E-ISSN 2667-8721

Determination of the Effect of Lactate Values in the First Blood Taken of Patients Admitted to the Emergency Department with Epileptic Seizures on Prognosis

Abstract

Epileptic seizures occur as a result of sudden, excessive and abnormal discharge in cerebral neuron groups. It can be defined as different clinical symptoms. Grand mal type has the most severe attacks, and motor activity characteristically consists of tonic and subsequent clonic phases. Epilepsy in industrialized countries incidence values vary between 20-70 / 100,000. Average epilepsy for developed countries the prevalence of 6/1000 and in developing countries, studies, which performed with the WHO protocol, this ratio is calculated to be 18.5 / 1000 on average. In epilepsy mortality etiologies are still being investigated. PH and CO 2 levels are measured with arterial blood gas. CO2 level is a good indicator of ventilation. Lactic acidosis one hour after the seizure and associated metabolic acidosis may occur. However, in this case, no treatment is usually required. Acidosis lasting more than an hour should be investigated for other reasons. In our study, retrospectively, between January 2020-March 2020, patients with seizure and epileptic seizures as the primary diagnosis, the age between 18-75 years and whose blood gas was studied were included. Lactate values in blood gas are on file and patients were observed for mortality. 102 patients whose results were evaluated, mean age was 40. 41% women, 58% was male. The mean blood gas lactate values were 3.39. In another study3 Biochemical CK, LDH and Prolactin values of patients who had a seizure by the time entering E.R. and those who without seizure were compared. All three values tend to increase in patients presenting with epileptic seizures. 2 of the patients in our study died and their lactate values were compared with other patients. There was no significant difference. In conclusion, in determining mortality and morbidity rates in the management of epilepsy patients lactate has not been a pioneering guide. There are not many studies on this. The patients’ clinic is more valuable than lactate levels. Patients with frequent seizures should be followed up in intensive care units.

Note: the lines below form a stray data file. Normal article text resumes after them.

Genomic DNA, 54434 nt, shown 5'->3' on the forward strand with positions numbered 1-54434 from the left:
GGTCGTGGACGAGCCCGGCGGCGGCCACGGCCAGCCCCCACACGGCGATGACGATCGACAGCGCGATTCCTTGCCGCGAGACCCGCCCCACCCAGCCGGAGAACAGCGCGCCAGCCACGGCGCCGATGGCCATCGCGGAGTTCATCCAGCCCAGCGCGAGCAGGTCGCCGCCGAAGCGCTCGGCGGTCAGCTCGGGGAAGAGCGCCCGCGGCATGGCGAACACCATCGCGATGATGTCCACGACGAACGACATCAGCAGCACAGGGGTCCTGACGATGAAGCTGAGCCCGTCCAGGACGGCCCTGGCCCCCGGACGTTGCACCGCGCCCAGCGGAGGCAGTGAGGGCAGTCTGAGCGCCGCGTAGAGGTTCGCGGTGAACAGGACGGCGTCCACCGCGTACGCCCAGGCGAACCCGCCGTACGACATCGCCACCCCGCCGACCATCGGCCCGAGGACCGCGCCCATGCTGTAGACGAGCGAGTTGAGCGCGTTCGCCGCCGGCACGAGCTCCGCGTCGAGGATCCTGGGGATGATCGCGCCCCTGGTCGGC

Keywords: Blood gas, Epileptic, Lactate


Eurasian J Critical Care 2020; 2 (3):232-235
Review Article